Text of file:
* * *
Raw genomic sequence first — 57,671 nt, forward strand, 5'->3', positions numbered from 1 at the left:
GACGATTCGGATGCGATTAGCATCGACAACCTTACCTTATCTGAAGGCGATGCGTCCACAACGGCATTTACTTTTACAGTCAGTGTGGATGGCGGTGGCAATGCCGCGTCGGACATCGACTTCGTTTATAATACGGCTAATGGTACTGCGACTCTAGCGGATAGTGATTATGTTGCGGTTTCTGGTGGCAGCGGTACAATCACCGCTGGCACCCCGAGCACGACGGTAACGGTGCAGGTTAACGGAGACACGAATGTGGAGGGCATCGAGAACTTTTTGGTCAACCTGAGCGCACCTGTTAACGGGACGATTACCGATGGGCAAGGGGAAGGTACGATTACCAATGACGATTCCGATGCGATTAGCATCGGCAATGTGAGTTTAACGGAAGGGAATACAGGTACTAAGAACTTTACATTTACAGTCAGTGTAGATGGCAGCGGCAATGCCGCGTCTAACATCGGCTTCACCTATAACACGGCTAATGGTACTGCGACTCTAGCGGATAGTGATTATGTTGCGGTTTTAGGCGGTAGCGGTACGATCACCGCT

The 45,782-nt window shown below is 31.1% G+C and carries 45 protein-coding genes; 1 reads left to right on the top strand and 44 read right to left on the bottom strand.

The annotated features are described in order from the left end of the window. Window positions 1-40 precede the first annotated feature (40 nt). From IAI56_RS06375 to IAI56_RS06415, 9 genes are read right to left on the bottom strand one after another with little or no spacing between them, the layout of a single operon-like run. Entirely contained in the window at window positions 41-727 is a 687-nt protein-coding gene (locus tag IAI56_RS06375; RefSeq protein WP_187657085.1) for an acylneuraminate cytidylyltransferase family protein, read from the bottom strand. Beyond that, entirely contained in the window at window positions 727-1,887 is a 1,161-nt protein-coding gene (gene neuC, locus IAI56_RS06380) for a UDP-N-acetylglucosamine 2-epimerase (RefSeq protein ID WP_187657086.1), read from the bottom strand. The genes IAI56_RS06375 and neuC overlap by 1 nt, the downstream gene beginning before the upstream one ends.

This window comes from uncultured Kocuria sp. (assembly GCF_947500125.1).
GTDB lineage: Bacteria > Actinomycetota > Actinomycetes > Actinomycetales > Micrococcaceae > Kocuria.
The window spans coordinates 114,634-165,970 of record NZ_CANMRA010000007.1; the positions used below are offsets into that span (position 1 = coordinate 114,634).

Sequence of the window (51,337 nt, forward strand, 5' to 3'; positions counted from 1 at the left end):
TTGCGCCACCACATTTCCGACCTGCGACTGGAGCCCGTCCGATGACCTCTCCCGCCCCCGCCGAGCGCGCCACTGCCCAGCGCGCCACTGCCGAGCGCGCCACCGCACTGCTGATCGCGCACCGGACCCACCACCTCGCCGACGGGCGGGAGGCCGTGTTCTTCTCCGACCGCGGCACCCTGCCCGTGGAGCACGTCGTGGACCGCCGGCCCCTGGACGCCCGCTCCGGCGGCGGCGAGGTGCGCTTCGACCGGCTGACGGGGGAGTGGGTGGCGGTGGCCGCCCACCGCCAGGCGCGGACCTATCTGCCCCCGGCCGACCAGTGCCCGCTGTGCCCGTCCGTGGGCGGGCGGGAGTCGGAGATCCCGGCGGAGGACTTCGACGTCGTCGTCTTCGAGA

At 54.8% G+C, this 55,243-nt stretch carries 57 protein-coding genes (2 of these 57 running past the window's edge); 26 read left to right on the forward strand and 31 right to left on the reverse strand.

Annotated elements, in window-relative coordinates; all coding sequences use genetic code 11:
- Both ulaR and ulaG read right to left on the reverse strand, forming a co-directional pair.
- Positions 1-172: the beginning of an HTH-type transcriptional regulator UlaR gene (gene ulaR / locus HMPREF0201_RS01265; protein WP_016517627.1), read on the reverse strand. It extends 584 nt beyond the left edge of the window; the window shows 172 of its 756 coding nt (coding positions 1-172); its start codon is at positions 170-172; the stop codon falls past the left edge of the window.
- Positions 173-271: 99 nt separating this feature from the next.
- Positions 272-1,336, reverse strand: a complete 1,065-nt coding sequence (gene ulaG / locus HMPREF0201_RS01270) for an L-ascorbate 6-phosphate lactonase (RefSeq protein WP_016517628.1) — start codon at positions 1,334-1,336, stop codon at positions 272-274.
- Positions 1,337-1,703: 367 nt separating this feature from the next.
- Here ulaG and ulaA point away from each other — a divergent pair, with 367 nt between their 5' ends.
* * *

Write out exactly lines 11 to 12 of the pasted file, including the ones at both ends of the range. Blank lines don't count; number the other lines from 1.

Annotated elements, in window-relative coordinates; all coding sequences use genetic code 11:
- Both ulaR and ulaG read right to left on the reverse strand, forming a co-directional pair.